Friday, May 31, 2013

Sydney Tower

On the weekend I decided to take the family to one of Sydney's other famous icons. The Sydney Tower Eye or as most aussie's know it as centre point tower in the middle of the city. My wife had won some free passes so I thought it would be a great experience for the kids to enjoy the day out. And to be honest I wanted to go and have a look at the tower since I haven't been up there since I was about 11 years old. I don't know who was more excited me or my 5 year old princess.

 The tower is Sydney's tallest building standing at 309m, which in world terms is pretty small. Auckland's Skytower is the tallest tower in the southern hemisphere at 328m, although the observation deck of sydney tower is 50m higher than the Skytower in NZ. These are very small next to the worlds tallest building Burj Dubai at a whopping 828m which is nearly 3 times the height.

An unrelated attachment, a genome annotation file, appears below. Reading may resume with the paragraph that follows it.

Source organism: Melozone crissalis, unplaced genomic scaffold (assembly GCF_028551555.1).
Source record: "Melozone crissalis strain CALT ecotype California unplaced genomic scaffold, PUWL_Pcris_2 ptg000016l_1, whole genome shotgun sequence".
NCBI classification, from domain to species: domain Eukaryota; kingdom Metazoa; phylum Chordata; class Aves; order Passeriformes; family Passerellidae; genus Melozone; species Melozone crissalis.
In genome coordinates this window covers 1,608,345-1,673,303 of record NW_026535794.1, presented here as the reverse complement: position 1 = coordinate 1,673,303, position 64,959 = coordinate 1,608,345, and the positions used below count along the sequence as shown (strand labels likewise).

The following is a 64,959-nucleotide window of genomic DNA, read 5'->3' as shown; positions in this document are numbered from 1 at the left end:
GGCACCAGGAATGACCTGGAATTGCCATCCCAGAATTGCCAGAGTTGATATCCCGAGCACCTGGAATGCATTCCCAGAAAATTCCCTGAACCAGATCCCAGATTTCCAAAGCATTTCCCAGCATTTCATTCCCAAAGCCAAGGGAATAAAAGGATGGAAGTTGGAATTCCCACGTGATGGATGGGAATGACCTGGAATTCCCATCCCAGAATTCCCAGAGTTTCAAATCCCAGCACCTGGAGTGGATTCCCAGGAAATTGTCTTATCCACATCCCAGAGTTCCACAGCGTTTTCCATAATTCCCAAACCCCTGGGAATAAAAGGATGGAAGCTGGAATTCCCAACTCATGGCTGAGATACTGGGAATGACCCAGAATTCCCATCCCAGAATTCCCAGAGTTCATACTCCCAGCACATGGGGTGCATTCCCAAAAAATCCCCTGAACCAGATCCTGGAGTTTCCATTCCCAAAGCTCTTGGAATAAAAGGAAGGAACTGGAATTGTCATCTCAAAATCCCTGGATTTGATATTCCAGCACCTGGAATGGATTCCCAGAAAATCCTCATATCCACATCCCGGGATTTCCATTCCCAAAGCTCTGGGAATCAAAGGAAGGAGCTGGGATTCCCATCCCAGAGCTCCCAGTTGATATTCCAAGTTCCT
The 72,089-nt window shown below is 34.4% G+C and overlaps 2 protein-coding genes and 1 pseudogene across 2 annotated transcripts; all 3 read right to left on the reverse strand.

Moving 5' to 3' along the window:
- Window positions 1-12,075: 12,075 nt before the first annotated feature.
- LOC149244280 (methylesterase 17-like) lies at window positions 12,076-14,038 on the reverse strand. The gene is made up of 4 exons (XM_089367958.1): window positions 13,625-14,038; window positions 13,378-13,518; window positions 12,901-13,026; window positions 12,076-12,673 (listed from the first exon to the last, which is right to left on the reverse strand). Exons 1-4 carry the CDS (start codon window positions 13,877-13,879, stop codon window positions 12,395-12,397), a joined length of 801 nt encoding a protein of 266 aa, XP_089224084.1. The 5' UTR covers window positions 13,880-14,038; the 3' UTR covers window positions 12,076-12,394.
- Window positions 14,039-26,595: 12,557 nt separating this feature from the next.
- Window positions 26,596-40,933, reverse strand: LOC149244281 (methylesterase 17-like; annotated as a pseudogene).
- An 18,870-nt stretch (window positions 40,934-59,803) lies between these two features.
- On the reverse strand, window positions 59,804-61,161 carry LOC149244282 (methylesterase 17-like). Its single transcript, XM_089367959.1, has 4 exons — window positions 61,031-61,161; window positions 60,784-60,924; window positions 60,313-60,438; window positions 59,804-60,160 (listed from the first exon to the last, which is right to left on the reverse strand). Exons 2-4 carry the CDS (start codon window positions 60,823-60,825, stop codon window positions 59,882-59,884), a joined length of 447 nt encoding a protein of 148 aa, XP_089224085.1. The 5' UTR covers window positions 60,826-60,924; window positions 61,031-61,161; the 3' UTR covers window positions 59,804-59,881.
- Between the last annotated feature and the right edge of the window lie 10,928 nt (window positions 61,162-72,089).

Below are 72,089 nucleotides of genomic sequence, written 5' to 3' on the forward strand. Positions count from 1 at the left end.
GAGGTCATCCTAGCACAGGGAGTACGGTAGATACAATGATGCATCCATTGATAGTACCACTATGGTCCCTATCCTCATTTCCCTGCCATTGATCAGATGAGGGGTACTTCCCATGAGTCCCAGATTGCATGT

It may not be one of the tallest buildings in the world but the views from the observation deck are pretty spectacular. The day we were there was on a Sunday with clear blue sky's and only a little haze in the sky. You could see for 80km from this height.

North to Harbour

Sydney Harbour Bridge

Queen Victoria Building

St Marys Cathedral
Little miss 5 year old was much impressed with the views and was running about looking at everything. Things were going to plan as I knew that she would be well and truly buggered by the end of the day leaving me and the missus with a quiet evening. It was funny when little miss 5 called Sydney tower the Eiffel tower. We all had a good laugh as well as another lady nearby.
Darling Harbour and west to the Blue Mountains

South to Botany Bay

Sydney Cricket Ground(SCG) and Football stadium

ANZAC Memorial

East to Sydney Harbour

My 3 girls loving their day out

Saturday, May 25, 2013

Michelin Pilot Power Pure - Review

This review is my personal thoughts on the Michelin Pilot Power Pure(PPP) tyre from a complete novice(I'm no racer) although I'm no beginer either. Following on from Geoff James excellent post on the Michelin Road 3 tyres and his great advice on them I thought I'd give you a run down on my thoughts on these tyres.

Firstly what am I looking for in a tyre? There are a couple of things that I am looking for in a set of tyres. In order of importance for me.